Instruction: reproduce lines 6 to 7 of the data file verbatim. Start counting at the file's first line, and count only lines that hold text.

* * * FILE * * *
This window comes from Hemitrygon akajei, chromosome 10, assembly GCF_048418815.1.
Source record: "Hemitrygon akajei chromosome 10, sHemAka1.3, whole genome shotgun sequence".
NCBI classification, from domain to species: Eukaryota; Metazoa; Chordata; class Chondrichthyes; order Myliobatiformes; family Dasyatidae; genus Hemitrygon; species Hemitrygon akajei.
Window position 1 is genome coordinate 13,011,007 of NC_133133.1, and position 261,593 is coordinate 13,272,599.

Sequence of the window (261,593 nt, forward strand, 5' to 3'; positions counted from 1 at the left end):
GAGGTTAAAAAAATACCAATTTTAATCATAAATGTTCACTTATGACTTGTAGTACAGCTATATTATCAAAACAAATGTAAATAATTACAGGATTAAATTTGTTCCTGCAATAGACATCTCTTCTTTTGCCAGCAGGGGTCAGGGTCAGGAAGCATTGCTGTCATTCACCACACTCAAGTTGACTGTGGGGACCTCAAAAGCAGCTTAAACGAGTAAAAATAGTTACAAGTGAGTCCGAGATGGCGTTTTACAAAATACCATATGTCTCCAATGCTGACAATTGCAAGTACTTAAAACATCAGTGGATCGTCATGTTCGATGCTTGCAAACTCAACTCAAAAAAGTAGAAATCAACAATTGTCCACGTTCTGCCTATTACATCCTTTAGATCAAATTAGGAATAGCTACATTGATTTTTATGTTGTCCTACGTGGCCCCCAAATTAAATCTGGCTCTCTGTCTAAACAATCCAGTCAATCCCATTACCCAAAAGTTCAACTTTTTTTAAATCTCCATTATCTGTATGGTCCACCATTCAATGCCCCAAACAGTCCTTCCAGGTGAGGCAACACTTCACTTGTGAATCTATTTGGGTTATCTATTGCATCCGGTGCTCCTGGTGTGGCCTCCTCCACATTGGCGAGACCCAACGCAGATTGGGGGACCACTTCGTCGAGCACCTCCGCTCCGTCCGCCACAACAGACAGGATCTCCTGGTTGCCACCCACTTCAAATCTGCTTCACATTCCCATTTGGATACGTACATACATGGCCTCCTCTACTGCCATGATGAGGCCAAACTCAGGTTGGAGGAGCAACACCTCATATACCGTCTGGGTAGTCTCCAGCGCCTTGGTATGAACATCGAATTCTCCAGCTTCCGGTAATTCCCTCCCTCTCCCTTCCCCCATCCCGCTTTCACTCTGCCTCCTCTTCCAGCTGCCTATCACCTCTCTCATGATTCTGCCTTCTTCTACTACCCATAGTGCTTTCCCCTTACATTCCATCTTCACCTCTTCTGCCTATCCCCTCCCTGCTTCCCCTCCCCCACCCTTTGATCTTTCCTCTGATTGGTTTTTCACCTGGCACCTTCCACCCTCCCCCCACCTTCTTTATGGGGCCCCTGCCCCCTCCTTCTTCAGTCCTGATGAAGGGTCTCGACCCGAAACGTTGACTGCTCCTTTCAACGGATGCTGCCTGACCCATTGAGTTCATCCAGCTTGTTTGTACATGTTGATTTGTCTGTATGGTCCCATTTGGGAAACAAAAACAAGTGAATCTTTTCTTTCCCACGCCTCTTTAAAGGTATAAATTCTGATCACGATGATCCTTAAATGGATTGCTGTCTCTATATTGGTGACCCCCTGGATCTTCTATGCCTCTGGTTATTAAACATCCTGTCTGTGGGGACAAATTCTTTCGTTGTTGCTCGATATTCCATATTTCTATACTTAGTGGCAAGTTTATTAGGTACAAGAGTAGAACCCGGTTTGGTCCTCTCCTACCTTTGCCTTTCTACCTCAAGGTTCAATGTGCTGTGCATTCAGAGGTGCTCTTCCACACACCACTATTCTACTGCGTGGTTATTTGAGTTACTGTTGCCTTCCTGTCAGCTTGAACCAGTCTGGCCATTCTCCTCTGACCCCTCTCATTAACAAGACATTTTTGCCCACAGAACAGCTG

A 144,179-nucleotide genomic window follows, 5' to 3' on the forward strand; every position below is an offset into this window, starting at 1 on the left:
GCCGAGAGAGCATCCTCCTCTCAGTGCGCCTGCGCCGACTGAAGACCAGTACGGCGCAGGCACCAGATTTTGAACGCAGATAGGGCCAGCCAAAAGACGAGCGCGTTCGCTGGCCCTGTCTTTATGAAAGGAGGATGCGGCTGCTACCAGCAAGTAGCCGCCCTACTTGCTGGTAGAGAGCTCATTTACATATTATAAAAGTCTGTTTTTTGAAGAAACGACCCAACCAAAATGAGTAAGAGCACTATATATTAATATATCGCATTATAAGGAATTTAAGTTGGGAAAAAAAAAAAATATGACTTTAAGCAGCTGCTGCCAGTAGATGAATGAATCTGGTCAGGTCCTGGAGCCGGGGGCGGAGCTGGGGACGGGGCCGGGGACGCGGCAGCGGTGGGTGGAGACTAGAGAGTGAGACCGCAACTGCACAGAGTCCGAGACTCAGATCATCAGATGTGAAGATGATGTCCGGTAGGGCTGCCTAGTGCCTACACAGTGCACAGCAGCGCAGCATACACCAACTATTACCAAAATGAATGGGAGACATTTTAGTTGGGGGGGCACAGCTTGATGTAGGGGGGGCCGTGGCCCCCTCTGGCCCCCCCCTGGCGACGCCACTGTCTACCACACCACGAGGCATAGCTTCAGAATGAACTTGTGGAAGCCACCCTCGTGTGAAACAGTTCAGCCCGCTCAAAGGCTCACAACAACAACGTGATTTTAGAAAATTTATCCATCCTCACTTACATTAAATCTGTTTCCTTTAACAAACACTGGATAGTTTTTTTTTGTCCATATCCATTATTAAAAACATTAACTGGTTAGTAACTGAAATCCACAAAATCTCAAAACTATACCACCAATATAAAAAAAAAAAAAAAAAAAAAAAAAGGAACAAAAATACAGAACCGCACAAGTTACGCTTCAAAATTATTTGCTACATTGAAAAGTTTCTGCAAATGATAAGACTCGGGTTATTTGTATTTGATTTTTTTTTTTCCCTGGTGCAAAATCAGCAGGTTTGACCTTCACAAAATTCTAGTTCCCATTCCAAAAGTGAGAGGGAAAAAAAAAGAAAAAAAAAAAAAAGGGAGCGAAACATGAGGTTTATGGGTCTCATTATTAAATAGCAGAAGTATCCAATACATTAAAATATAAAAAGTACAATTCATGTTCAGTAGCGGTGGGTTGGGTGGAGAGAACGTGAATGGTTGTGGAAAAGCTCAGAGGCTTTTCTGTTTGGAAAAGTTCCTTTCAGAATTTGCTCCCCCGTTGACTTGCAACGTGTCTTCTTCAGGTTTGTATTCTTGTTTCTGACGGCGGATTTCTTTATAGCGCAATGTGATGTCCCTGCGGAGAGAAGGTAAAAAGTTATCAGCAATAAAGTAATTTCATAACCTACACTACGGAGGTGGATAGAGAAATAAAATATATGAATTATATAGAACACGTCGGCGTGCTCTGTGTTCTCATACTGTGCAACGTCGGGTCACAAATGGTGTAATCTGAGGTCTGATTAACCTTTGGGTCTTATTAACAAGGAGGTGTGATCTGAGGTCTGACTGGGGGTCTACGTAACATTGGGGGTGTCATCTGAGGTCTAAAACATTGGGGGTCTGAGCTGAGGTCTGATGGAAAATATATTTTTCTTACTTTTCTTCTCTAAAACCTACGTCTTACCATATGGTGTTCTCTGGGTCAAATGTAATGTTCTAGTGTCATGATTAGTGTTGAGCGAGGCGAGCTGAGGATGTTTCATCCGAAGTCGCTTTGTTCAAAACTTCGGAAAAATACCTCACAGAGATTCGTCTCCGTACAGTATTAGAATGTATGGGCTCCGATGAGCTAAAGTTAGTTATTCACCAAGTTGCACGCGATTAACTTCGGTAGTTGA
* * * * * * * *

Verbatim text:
GAGGTTAAAAAAATACCAATTTTAATCATAAATGTTCACTTATGACTTGTAGTACAGCTATATTATCAAAACAAATGTAAATAATTACAGGATTAAATTTGTTCCTGCAATAGACATCTCTTCTTTTGCCAGCAGGGGTCAGGGTCAGGAAGCATTGCTGTCATTCACCACACTCAAGTTGACTGTGGGGACCTCAAAAGCAGCTTAAACGAGTAAAAATAGTTACAAGTGAGTCCGAGATGGCGTTTTACAAAATACCATATGTCTCCAATGCTGACAATTGCAAGTACTTAAAACATCAGTGGATCGTCATGTTCGATGCTTGCAAACTCAACTCAAAAAAGTAGAAATCAACAATTGTCCACGTTCTGCCTATTACATCCTTTAGATCAAATTAGGAATAGCTACATTGATTTTTATGTTGTCCTACGTGGCCCCCAAATTAAATCTGGCTCTCTGTCTAAACAATCCAGTCAATCCCATTACCCAAAAGTTCAACTTTTTTTAAATCTCCATTATCTGTATGGTCCACCATTCAATGCCCCAAACAGTCCTTCCAGGTGAGGCAACACTTCACTTGTGAATCTATTTGGGTTATCTATTGCATCCGGTGCTCCTGGTGTGGCCTCCTCCACATTGGCGAGACCCAACGCAGATTGGGGGACCACTTCGTCGAGCACCTCCGCTCCGTCCGCCACAACAGACAGGATCTCCTGGTTGCCACCCACTTCAAATCTGCTTCACATTCCCATTTGGATACGTACATACATGGCCTCCTCTACTGCCATGATGAGGCCAAACTCAGGTTGGAGGAGCAACACCTCATATACCGTCTGGGTAGTCTCCAGCGCCTTGGTATGAACATCGAATTCTCCAGCTTCCGGTAATTCCCTCCCTCTCCCTTCCCCCATCCCGCTTTCACTCTGCCTCCTCTTCCAGCTGCCTATCACCTCTCTCATGATTCTGCCTTCTTCTACTACCCATAGTGCTTTCCCCTTACATTCCATCTTCACCTCTTCTGCCTATCCCCTCCCTGCTTCCCCTCCCCCACCCTTTGATCTTTCCTCTGATTGGTTTTTCACCTGGCACCTTCCACCCTCCCCCCACCTTCTTTATGGGGCCCCTGCCCCCTCCTTCTTCAGTCCTGATGAAGGGTCTCGACCCGAAACGTTGACTGCTCCTTTCAACGGATGCTGCCTGACCCATTGAGTTCATCCAGCTTGTTTGTACATGTTGATTTGTCTGTATGGTCCCATTTGGGAAACAAAAACAAGTGAATCTTTTCTTTCCCACGCCTCTTTAAAGGTATAAATTCTGATCACGATGATCCTTAAATGGATTGCTGTCTCTATATTGGTGACCCCCTGGATCTTCTATGCCTCTGGTTATTAAACATCCTGTCTGTGGGGACAAATTCTTTCGTTGTTGCTCGATATTCCATATTTCTATACTTAGTGGCAAGTTTATTAGGTACAAGAGTAGAACCCGGTTTGGTCCTCTCCTACCTTTGCCTTTCTACCTCAAGGTTCAATGTGCTGTGCATTCAGAGGTGCTCTTCCACACACCACTATTCTACTGCGTGGTTATTTGAGTTACTGTTGCCTTCCTGTCAGCTTGAACCAGTCTGGCCATTCTCCTCTGACCCCTCTCATTAACAAGACATTTTTGCCCACAGAACAGCTG

A 144,179-nucleotide genomic window follows, 5' to 3' on the forward strand; every position below is an offset into this window, starting at 1 on the left: